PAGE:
Monday, 28 October 2013

Beyond El Dorado

For centuries Europeans were dazzled by the legend of a lost city of gold in South America. The truth behind this myth is even more fascinating. El Dorado – literally “the golden one” – actually refers to the ritual that took place at Lake Guatavita, near modern Bogotá.
The British Museum has created an exhibit featuring 200 artefacts from Bogota’s Museum of Gold. This exhibition looks at the reality behind the stories that excited the European imagination from the 16th century onwards, telling of a lake into which a ruler entirely covered in gold — the El Dorado or Golden One — made offerings of gold and emeralds.

http://www.telegraph.co.uk/culture/art/art-reviews/10379433/Beyond-El-Dorado-Power-and-Gold-in-Ancient-Colombia-British-Museum-review.html
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Laguna de Guatavita is located in the municipality of Sesquilé, in the Cundinamarca Department of Colombia, 35 miles north-east of Bogotá.

Laguna de Guatavita was one of the sacred lakes of the Muisca, and a ritual conducted there is thought to be the basis for the legend of El Dorado. The lake is where the Muisca celebrated a ritual in which the Zipa (named "El Dorado" by the Conquistadores) was covered in gold dust, then venturing out into the water on a ceremonial raft made of rushes, he dived into the waters washing off the gold.
Afterward, trinkets, jewelry, and other precious offerings were thrown into the waters by worshipers.
Conquistadores Lázaro Fonte and Hernán Perez de Quesada attempted to drain the lake in 1545 using a "bucket chain" of labourers. After 3 months, the water level had been reduced by 3 metres, and only a small amount of gold was recovered.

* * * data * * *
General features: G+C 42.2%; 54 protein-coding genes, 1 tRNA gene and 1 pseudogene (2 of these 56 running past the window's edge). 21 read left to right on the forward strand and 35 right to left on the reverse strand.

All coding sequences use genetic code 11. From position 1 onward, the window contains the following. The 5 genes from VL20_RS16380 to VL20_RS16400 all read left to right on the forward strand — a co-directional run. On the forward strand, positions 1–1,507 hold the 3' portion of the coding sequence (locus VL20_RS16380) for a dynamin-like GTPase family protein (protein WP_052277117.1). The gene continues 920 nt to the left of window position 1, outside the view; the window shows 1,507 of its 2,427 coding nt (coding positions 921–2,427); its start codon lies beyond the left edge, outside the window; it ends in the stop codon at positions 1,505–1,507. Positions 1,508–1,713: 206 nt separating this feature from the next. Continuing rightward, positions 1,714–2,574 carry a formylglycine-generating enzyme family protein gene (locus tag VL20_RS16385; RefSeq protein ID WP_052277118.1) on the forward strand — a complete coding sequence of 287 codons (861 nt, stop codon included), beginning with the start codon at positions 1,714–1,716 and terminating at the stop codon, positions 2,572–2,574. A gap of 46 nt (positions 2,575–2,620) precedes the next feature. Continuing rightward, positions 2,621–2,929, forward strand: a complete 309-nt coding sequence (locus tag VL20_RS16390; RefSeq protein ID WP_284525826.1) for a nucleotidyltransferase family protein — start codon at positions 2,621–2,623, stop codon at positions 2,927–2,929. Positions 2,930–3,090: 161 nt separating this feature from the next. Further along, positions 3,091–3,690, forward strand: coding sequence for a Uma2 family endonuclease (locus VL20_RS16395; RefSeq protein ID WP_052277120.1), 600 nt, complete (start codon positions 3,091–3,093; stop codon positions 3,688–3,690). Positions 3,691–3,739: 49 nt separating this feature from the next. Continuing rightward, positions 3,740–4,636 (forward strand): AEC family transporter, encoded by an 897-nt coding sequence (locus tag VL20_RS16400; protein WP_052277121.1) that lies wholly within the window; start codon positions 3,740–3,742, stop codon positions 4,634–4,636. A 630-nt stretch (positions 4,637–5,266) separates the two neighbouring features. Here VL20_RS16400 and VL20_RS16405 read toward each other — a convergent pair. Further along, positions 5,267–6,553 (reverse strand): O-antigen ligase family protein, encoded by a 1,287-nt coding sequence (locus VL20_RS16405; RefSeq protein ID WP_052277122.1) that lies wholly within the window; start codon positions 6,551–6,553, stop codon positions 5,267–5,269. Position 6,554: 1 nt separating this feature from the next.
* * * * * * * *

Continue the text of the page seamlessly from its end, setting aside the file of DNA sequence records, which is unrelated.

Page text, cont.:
In 1580 Antonio de Sepúlveda had a notch cut deep into the rim of the lake, which managed to reduce the water level by 20 metres, before collapsing and killing many of the labourers. Various golden ornaments, jewellery and armour were found. Sepúlveda died a poor man, and is buried at the church in the small town of Guatavita.

In 1898 the lake was successfully drained by means of a tunnel that emerged in the centre. The water was eventually drained to a depth of about 4 feet of mud and slime. This made it impossible to explore, and when the mud had dried in the sun, it set like concrete. A haul of only £500 was found, and subsequently auctioned at Sothebys of London.

The Colombian government has disallowed any more draining attempts.
Pre-Columbian Ecuador included indigenous cultures that developed for thousands of years before the ascent of the Incan Empire.
There are major archaeological sites in the coastal provinces of Manabí and Esmeraldas and in the middle Andean highland provinces of Tungurahua and Chimborazo. The archaeological evidence has established that Ecuador was inhabited for at least 4,500 years before the rise of the Inca.
The invasion of the Inca in the 15th century was bloody. Once over, the Incas developed an extensive administration and began the colonization of the region.